It doesn’t matter how many members of staff you have working for you, getting the payroll right is crucial to your business.
The main reasons companies outsource payroll services are to save time and to make sure they’re fully compliant with legislation. If you’re not a payroll specialist, then you’ll have to spend time trying to get to grips with the process when you could be more productively working on your core business instead. Payroll can be straightforward to implement if your employee/s have no issues. But most of the time there are other things to be taken into account such as statutory sick pay, maternity pay, student loans, deductions earnings orders etc.
Keeping in line with legislation is hugely important, so if you’re not outsourcing, you will need to be pro-active to make sure you don’t risk having to pay fines for not getting it right. Legislation about tax, NI and pensions is changing all the time and you could be spending precious time away from your core business researching changes in the rules.
Budget Day will be 8 March 2017 and every year we expect the Chancellor to do something to restrict tax relief for pension contributions. (more…)
With effect from 1 April 2017: (more…)
Our previous update on this topic was on 30 August 2016 following the publication of consultation documents by HMRC. There was a very significant response to these, most of which was unfavourable. (more…)
In 2014, the Government published the results of a call for views from UK businesses about corporate responsibility, and published it in a report, Good for Business & Society. In it, the authors describe corporate responsibility as a voluntary action that “creates shared value for business and society”.
Whilst many companies have defined their CSR policies, we feel that because all the fundraising we do as a team are activities we’d get involved with anyway, we don’t need to make it official, whether it’s for the benefit of charity fundraising, helping out in the local community, or giving local businesses a boost.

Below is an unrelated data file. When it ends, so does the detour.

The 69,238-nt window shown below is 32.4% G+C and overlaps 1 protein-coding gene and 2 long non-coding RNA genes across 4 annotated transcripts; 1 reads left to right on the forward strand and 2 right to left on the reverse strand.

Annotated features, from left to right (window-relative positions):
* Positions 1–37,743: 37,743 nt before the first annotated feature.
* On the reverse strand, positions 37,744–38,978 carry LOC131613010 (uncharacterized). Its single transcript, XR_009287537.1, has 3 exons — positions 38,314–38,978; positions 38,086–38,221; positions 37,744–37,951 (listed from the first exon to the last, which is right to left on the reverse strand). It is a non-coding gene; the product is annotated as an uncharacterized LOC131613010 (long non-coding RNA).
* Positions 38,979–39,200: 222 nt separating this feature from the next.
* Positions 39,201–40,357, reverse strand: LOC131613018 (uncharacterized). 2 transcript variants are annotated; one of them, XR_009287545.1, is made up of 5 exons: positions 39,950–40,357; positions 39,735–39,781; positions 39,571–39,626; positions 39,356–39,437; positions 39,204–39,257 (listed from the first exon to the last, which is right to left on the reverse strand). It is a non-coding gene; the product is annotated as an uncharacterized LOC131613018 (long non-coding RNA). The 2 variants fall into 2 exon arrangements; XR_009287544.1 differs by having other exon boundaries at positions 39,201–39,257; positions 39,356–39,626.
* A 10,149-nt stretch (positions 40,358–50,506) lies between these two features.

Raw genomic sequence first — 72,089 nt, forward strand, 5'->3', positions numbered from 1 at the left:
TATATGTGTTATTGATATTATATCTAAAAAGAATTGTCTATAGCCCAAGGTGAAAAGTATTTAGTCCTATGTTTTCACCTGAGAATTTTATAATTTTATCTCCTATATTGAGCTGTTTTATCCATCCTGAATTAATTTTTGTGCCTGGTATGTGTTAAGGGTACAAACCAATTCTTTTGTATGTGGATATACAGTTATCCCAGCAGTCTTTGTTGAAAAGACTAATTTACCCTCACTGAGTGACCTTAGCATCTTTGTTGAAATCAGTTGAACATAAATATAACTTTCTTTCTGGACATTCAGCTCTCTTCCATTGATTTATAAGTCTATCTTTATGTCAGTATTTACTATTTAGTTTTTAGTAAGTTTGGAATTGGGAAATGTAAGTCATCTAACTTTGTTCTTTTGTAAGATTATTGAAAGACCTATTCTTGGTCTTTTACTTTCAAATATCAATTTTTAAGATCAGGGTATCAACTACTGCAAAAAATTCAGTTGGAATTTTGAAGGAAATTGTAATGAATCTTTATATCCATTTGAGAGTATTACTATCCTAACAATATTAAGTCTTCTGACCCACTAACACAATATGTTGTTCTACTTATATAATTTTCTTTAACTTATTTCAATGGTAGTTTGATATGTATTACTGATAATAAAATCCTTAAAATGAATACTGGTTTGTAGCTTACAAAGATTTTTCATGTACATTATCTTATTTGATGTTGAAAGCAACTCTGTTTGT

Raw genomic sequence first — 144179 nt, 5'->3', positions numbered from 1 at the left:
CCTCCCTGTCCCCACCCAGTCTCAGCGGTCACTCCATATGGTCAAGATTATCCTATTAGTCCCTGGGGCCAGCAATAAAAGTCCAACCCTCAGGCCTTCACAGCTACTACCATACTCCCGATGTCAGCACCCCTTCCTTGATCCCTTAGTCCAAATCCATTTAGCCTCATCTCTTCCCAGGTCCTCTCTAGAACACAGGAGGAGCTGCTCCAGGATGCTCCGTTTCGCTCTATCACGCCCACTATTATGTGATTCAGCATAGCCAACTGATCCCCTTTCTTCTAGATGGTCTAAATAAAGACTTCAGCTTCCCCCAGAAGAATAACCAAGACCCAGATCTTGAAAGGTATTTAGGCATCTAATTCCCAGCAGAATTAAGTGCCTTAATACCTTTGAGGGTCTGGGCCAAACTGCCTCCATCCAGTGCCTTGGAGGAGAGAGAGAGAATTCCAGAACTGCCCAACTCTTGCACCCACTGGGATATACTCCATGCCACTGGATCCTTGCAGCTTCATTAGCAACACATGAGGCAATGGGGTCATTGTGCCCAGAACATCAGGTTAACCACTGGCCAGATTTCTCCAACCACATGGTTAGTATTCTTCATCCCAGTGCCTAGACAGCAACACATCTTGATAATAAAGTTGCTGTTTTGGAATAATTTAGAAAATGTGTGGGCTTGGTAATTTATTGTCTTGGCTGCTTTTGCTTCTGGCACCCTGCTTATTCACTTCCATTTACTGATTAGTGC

With the self-assessment tax return deadline looming, this is the time many freelancers and ‘solopreneurs’ start panicking!
Many find filling in their tax return an onerous prospect and, as a result, it’s traditionally a task which gets left until January, with some only just getting it in on time: in 2016, 385,000 people filed their returns on 31 January, narrowly avoiding the £100 penalty – even so, an anticipated 870,000 returns were still to be filed, which also suggests that hundreds of thousands of people are struggling to do their own returns.
As the next step in abolishing tax returns and replacing them with individual digital tax records, on 15 August 2016 HMRC published a series of consultation documents. These set out some of their ideas and timings, but were open for responses by professionals and businesses until 7 November 2016. The undermentioned points are subject to any amendments which might be made as a result of the consultations. (more…)
There has been a lot of uncertainty in the world this year, with political events sending the stock marketing yo-yo-ing and the continued drawing out of Brexit making the markets increasingly nervous. What’s going to happen to investments in 2017 is almost anyone’s guess, and in some quarters appears to be more influenced by psychics rather than solid facts. One woman in America, for instance, is predicting a stock market crash because there have been crashes in and 1987, 1997 and 2007.
What to consider when deciding on investments
You don’t have to have a lot of money to make an investment. A simple savings account with a bank or building society counts as an investment. Other types of investment are:
Brexit hasn’t been out of the news since the vote to leave took place in June, and although the majority of the news stories concentrate on the effects of Brexit on larger companies, not many have looked at the SME in a local context.
The overall picture is still confused. At the end of September, the CBI reported business confidence worsened, but a GfK survey showed consumer confidence had risen slightly and are now back at pre-Brexit levels.
Running your own business is a pipe dream for many, but those who are brave enough to stick their toe in the water are often rewarded when they’re their own boss. A recent survey discovered that 90% of the self-employed are happier than they were when they were in a traditional job. If you’re setting up your own business for the first time, it can be quite scary and many first-time entrepreneurs do make business mistakes. We’ve put together a list of the five most common pitfalls so you can do what you can to avoid them.
1) Not asking for help
Don’t be proud; you’ll need all the help you can get. Look for organisations, such as Wenta, that offer advice and training for people setting up their own business. You might know everything there is to know about your product or service, but running a business also involves doing the accounts, finding clients and customers, hiring suppliers, selling, marketing… you name it! And it’s your responsibility now!